15. 15. Making Bad Charts Better
  16. 16. Pretty vs. Useful Example from: O While this chart is pretty and at least labeled, it’s hard to read quickly. Using an alphabetic scale on the x-axis doesn’t do anything to enhance interpretation.
  17. 17. Pretty vs. Useful, continued O This bar chart is a better option for conveying the same data. Example from:
  18. 18. Poor Axis Choice Example from: The graph below uses a line to show trend (a common convention), but the upside-down, truncated y-axis makes it hard to read. A bar chart version would be easier to follow, but you could just fix the y-axis.
  19. 19. Republicans are bad at graphs… O Media sources with a clear bias are notorious for using a truncated axis to their advantage. 6 7.066 0 2 4 6 8 As of 3/27 3/31 Goal Millions Obamacare Enrollment
  20. 20. … but so are Democrats O In addition to truncating the axis, this one also fails to show that the upward trend started before Obama took office. Example from:
  21. 21. Yet Another Poor Axis Choice Example from: O This is one of those times that it doesn’t make sense to start the y-axis at 0.
  22. 22. Yet Another Poor Axis Choice, continued Example from: O The trend is more apparent when we use a more realistic axis.
  23. 23. How Not to Make a Pie Chart O Pie charts should never be used to show values on a multiple-select item. Use a bar or column chart instead. Example from: Overall 0% 20% 40% 60% 80% RecidivismRate Offense Type
  24. 24. How Not to Make a Pie Chart, continued O While this pie does add up to 100%, the design of the graphic makes it nearly impossible to read. Example from: 0% 10% 20% 30% 40% 50% 60% ContrarianThesis PersonalFailure SnappyRefrain Statementof UtterCertainty Spontaneous Moment OpeningJoke Sophisticated VisualAids
  25. 25. Telling Your Story O The headline to go with this chart was “Price has declined for all products on the market since the launch of Product C in 2010.” Example from:
  26. 26. Telling Your Story, continued O Since we’re looking at trend data, a line chart would make it easier to see where the points are for each year/product. Example from:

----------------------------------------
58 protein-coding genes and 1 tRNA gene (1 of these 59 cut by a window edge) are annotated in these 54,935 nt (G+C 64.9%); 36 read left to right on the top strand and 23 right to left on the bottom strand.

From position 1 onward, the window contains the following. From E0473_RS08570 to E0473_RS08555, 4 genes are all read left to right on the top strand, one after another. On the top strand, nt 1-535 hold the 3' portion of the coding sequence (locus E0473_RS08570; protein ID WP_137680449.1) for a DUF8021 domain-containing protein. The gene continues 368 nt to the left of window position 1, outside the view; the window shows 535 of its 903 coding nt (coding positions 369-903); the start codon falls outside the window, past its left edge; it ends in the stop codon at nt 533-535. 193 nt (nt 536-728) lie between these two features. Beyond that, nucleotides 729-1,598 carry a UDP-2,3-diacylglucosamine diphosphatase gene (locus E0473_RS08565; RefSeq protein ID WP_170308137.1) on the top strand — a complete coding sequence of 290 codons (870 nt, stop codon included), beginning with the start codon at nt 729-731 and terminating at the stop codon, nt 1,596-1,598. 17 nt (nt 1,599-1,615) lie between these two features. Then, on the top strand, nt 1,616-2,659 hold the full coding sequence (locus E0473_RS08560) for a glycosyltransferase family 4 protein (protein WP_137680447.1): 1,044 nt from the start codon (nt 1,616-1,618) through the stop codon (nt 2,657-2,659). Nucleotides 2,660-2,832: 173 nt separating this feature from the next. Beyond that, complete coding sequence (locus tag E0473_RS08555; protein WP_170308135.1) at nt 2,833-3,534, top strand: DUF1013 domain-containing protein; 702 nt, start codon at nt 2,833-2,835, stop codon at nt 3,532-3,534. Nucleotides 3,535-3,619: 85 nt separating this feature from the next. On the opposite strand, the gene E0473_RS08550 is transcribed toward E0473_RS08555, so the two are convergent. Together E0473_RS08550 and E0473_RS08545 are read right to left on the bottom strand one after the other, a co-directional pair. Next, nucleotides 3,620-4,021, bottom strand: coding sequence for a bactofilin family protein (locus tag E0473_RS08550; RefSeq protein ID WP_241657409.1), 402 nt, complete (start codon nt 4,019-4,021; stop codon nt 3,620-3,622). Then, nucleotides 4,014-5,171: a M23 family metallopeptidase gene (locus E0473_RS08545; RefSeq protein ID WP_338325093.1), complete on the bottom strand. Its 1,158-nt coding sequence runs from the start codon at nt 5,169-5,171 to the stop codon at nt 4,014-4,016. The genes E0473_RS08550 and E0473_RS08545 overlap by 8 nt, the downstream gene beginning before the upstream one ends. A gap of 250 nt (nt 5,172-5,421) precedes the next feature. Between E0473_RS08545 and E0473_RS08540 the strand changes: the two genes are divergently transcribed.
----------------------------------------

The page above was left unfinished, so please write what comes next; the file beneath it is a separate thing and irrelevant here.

27. 27. Telling Your Story, continued O Alternate headline: “As of 2014, retail prices have converged across products, with an average retail price of $223, ranging from a low of $180 (Product C) to a high of $260 (Product A). Example from:
  28. 28. Use of Color & Number of Groups 1 1.5 2 2.5 3 3.5 4 4.5 5
  29. 29. Use of Color & Number of Groups, continued 1 1.5 2 2.5 3 3.5 4 4.5 5 1 1.5 2 2.5 3 3.5 4 4.5 5
  30. 30. Appendix
  31. 31. Chart Chooser Chart Chooser from:
  32. 32. Why Are Pie Charts Disliked? O In each of these charts, can you identify the largest slice? How does it compare to the second largest? Example from:
  33. 33. Why Are Pie Charts Disliked? O Here’s the same data as column charts- it’s much easier to see differences between groups. Example from:
  34. 34. If You Really Need to Use a Pie Chart… O There are some do’s and don’t’s that are specific to pies if you really feel you need to use them. O Arrange the slices in a way that makes sense. O Don’t use them for more than 2-3 categories. O Don’t use 3D. Ever. O Add numeric values as labels so that the end user doesn’t have to guess. It’s also usually helpful to put the category in the label instead of using a legend. O Don’t “explode” your pies. O Don’t use pies for questions that allow more than one response.
  35. 35. Excel Tricks O Trying to get Excel to do something it’s not really designed to do? Check the Peltier Tech site. O ndex.html
  36. 36. More on Color Choices O Semantically resonant colors O make-data-easier-to-read
  37. 37. More on Color Choices O If you know someone in the audience is color-blind or will be printing the presentation, there are specific palettes that are “friendly”. O has examples of what various images look like to individuals with color-blindness O gives sample “friendly” palettes
  38. 38. Other Resources There are several great data viz practitioners with excellent books and websites. Some to look for: O Stephen Few O Edward Tufte O Nathan Yau O Albert Cairo O Cole Nussbaumer Knaflic O Junk Charts O WTF Visualizations